Full Appeals Court Will Rehear Two Major Separation Of Powers Cases

WASHINGTON, DC - SEPTEMBER 27: White House counsel Donald McGahn at a Senate Judiciary Committee hearing on Thursday, September 27, 2018 on Capitol Hill. (Photo by Melina Mara-Pool/Getty Images)
March 13, 2020 5:14 p.m.

The full U.S. Court of Appeals for the D.C. Circuit said Friday that it would rehear the House’s Don McGahn subpoena case — a sign that the full court is inclined to reverse the ruling by a panel of judges on the court that stood to severely hamper congressional oversight of the Trump administration.

The three-judge appellate panel ruled last month that the courts did not have the authority to decide subpoena disputes between Congress and the executive branch. Friday’s order set aside that decision.

The full court of appeals announced that it was rehearing that case alongside a separate appeal in a case the House brought against Treasury Secretary Steven Mnuchin over the administration’s efforts to fund President Trump’s border wall.

Both cases have to do with the issue of whether the House has the standing to go to court to settle such disputes.

“A vote was taken and a majority of the judges eligible to participate voted to rehear McGahn and Mnuchin en banc,” the order Friday said. (En banc is the term for when a full appeals court reviews the decision of a three-judge panel).

Circuit Judges Gregory Katsas and Naomi Rao, who both previously worked in the Trump administration, did not participate in those matters, the order said.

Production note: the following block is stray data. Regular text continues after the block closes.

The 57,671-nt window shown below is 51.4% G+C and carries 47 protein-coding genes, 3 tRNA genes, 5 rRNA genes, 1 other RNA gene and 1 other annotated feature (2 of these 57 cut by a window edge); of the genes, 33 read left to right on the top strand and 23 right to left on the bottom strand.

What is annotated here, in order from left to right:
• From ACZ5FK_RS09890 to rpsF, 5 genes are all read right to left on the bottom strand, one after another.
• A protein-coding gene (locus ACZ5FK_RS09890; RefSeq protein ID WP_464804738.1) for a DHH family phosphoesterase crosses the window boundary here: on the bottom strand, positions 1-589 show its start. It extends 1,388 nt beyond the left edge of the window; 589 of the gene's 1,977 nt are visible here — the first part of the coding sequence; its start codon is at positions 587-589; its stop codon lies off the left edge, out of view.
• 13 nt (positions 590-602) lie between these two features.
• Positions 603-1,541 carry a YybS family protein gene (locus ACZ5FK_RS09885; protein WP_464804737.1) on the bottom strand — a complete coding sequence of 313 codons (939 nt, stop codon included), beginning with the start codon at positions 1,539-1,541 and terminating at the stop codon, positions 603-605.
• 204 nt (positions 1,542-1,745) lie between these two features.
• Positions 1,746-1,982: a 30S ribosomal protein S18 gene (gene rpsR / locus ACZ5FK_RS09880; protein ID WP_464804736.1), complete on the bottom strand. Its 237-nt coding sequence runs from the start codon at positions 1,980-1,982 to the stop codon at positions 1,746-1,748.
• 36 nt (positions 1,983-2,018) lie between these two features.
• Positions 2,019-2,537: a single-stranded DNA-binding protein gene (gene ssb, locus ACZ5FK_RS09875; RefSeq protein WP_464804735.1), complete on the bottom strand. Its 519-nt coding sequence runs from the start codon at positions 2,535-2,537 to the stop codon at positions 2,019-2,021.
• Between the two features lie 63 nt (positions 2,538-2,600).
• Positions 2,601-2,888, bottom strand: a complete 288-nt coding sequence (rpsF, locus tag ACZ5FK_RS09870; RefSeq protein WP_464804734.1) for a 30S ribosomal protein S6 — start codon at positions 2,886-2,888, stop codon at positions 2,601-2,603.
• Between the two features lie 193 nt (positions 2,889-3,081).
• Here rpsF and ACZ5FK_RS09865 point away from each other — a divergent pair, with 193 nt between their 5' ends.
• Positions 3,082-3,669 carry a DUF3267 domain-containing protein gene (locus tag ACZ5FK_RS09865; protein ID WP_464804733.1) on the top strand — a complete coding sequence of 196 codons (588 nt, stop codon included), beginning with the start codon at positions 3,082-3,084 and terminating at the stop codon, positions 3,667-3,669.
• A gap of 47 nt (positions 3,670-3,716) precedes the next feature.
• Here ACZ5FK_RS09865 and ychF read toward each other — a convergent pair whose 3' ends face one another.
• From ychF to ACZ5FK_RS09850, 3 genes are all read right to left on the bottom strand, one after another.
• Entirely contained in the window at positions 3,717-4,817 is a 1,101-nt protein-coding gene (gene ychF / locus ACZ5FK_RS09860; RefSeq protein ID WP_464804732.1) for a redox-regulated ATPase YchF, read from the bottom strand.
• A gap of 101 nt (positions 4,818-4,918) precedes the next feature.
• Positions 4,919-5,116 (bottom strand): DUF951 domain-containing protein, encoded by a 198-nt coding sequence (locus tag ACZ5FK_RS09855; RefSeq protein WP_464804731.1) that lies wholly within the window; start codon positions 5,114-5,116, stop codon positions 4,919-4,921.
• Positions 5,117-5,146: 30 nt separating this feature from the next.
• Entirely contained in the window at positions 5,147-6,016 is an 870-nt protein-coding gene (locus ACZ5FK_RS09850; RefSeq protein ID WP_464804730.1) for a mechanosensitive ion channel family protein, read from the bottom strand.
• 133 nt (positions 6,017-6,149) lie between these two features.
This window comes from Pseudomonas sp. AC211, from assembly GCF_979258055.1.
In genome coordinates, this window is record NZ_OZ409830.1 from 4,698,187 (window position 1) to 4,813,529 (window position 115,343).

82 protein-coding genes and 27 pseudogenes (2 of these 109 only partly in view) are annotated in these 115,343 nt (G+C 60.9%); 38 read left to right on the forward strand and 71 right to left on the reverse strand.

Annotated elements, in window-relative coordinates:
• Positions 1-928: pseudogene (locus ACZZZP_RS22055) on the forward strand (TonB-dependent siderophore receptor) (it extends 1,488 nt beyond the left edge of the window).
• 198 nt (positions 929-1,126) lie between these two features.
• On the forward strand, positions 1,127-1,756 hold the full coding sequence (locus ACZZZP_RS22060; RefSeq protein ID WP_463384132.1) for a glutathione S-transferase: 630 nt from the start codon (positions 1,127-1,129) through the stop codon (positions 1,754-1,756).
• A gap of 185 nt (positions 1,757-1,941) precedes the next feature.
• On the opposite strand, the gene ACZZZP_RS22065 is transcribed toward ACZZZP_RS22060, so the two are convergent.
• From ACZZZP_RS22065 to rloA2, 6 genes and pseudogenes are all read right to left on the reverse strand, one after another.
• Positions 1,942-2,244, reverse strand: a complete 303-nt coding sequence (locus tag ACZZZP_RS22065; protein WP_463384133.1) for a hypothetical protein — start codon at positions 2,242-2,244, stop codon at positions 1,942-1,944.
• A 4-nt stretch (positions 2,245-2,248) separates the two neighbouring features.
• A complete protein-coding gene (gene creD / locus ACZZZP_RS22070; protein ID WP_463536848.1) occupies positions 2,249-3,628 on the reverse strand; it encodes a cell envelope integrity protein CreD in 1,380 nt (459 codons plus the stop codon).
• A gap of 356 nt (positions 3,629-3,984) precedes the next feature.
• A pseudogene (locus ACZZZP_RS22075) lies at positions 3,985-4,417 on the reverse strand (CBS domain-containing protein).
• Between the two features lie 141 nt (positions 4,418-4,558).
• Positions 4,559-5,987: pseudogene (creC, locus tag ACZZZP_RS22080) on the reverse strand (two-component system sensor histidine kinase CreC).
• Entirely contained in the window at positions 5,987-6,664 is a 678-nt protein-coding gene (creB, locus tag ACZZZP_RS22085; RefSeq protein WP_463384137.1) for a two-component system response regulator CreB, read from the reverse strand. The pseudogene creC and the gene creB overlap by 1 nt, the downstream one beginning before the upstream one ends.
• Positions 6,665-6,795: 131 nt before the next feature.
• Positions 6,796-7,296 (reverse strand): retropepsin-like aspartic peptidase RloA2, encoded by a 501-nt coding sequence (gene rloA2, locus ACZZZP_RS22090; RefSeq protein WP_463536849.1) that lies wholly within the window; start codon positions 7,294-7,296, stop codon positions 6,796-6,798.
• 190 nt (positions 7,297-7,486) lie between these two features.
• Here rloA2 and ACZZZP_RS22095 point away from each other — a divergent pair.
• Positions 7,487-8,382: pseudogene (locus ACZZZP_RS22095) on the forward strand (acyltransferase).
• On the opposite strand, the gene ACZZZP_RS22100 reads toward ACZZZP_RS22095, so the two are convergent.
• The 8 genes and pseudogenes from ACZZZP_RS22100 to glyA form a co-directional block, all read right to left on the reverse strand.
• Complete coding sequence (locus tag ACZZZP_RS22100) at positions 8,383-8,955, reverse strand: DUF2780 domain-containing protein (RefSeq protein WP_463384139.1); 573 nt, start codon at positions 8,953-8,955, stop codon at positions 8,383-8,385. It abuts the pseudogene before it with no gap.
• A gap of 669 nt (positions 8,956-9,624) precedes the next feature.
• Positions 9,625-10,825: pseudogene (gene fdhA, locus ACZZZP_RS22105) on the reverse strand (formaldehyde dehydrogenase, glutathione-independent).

The court will hold oral arguments in the cases on April 28, 2020, according to the order.

Both cases bring up major separation of power issues that have implications for the current administration and for Presidents in the future. The McGahn case deals with the ability of Congress to enforce its own subpoena to conduct oversight of the administration. The Trump administration’s efforts to prevent McGahn from testifying was part of a larger stonewalling strategy that has protected the President from congressional investigation.

The House brought the lawsuit seeking enforcement of its McGahn subpoena last summer, after McGahn refused to even show up for his deposition. The House was seeking McGahn’s testimony as part of its investigation into Trump’s alleged obstruction of justice as laid out in special counsel Robert Mueller’s report.
The Trump administration claimed that as former close advisor to the President, McGahn was shielded by an “absolute immunity” from being compelled by Congress to testify. A district court judge rejected that argument last year. However, when the administration appealed the case, the three-judge appellate panel reversed the district court’s order demanding he comply with the subpoena because the panel claimed it was not the court’s role to settle disputes over the sharing of information between government branches.

The House’s Mnuchin lawsuit arose from Trump’s emergency declaration last year to secure funding for a border wall, after Congress refused to authorize the spending. A district court judge ruled in Trump’s favor by concluding the House did not have the standing to bring the lawsuit, and a three judge-panel had heard arguments in the House’s appeal of the decision last month.

Friday’s order said that the appellate panel had requested a vote from the full appeals court on taking the case en banc “in light of the common issue of Article III standing presented in that case and McGahn.”

Read the order below:

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